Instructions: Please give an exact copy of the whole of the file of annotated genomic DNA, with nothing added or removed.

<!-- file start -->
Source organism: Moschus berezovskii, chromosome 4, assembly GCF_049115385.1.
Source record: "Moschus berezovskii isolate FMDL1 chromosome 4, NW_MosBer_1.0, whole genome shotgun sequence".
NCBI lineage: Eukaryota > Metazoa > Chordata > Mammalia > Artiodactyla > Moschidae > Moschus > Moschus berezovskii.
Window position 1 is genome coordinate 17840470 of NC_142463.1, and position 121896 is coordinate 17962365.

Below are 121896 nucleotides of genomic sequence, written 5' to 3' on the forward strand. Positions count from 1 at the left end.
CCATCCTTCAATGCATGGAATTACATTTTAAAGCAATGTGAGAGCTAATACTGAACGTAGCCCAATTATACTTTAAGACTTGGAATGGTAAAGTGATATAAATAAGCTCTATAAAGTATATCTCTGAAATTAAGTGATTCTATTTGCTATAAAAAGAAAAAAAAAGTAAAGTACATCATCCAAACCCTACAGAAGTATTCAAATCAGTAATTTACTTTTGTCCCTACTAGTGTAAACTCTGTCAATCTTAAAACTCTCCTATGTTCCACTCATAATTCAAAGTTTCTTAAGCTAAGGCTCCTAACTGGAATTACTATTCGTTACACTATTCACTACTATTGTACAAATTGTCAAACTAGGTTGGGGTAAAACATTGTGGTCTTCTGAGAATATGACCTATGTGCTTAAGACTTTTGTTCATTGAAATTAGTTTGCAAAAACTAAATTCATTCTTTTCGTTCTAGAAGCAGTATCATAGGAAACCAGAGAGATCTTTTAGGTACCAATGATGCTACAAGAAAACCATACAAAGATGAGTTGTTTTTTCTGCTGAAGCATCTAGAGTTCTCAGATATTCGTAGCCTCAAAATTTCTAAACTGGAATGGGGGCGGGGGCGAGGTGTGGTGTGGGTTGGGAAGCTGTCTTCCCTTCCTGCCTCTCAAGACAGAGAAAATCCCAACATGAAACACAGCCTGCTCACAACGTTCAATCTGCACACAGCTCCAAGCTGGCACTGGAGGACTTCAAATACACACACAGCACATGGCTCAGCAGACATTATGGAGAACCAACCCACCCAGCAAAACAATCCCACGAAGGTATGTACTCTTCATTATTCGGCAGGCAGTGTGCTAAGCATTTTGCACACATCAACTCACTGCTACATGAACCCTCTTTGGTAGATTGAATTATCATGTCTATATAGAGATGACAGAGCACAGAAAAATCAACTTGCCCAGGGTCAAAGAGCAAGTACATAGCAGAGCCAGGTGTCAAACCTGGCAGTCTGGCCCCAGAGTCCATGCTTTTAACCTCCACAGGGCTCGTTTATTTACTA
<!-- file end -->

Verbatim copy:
Source organism: Moschus berezovskii, chromosome 4, assembly GCF_049115385.1.
Source record: "Moschus berezovskii isolate FMDL1 chromosome 4, NW_MosBer_1.0, whole genome shotgun sequence".
NCBI lineage: Eukaryota > Metazoa > Chordata > Mammalia > Artiodactyla > Moschidae > Moschus > Moschus berezovskii.
Window position 1 is genome coordinate 17840470 of NC_142463.1, and position 121896 is coordinate 17962365.

Below are 121896 nucleotides of genomic sequence, written 5' to 3' on the forward strand. Positions count from 1 at the left end.
CCATCCTTCAATGCATGGAATTACATTTTAAAGCAATGTGAGAGCTAATACTGAACGTAGCCCAATTATACTTTAAGACTTGGAATGGTAAAGTGATATAAATAAGCTCTATAAAGTATATCTCTGAAATTAAGTGATTCTATTTGCTATAAAAAGAAAAAAAAAGTAAAGTACATCATCCAAACCCTACAGAAGTATTCAAATCAGTAATTTACTTTTGTCCCTACTAGTGTAAACTCTGTCAATCTTAAAACTCTCCTATGTTCCACTCATAATTCAAAGTTTCTTAAGCTAAGGCTCCTAACTGGAATTACTATTCGTTACACTATTCACTACTATTGTACAAATTGTCAAACTAGGTTGGGGTAAAACATTGTGGTCTTCTGAGAATATGACCTATGTGCTTAAGACTTTTGTTCATTGAAATTAGTTTGCAAAAACTAAATTCATTCTTTTCGTTCTAGAAGCAGTATCATAGGAAACCAGAGAGATCTTTTAGGTACCAATGATGCTACAAGAAAACCATACAAAGATGAGTTGTTTTTTCTGCTGAAGCATCTAGAGTTCTCAGATATTCGTAGCCTCAAAATTTCTAAACTGGAATGGGGGCGGGGGCGAGGTGTGGTGTGGGTTGGGAAGCTGTCTTCCCTTCCTGCCTCTCAAGACAGAGAAAATCCCAACATGAAACACAGCCTGCTCACAACGTTCAATCTGCACACAGCTCCAAGCTGGCACTGGAGGACTTCAAATACACACACAGCACATGGCTCAGCAGACATTATGGAGAACCAACCCACCCAGCAAAACAATCCCACGAAGGTATGTACTCTTCATTATTCGGCAGGCAGTGTGCTAAGCATTTTGCACACATCAACTCACTGCTACATGAACCCTCTTTGGTAGATTGAATTATCATGTCTATATAGAGATGACAGAGCACAGAAAAATCAACTTGCCCAGGGTCAAAGAGCAAGTACATAGCAGAGCCAGGTGTCAAACCTGGCAGTCTGGCCCCAGAGTCCATGCTTTTAACCTCCACAGGGCTCGTTTATTTACTA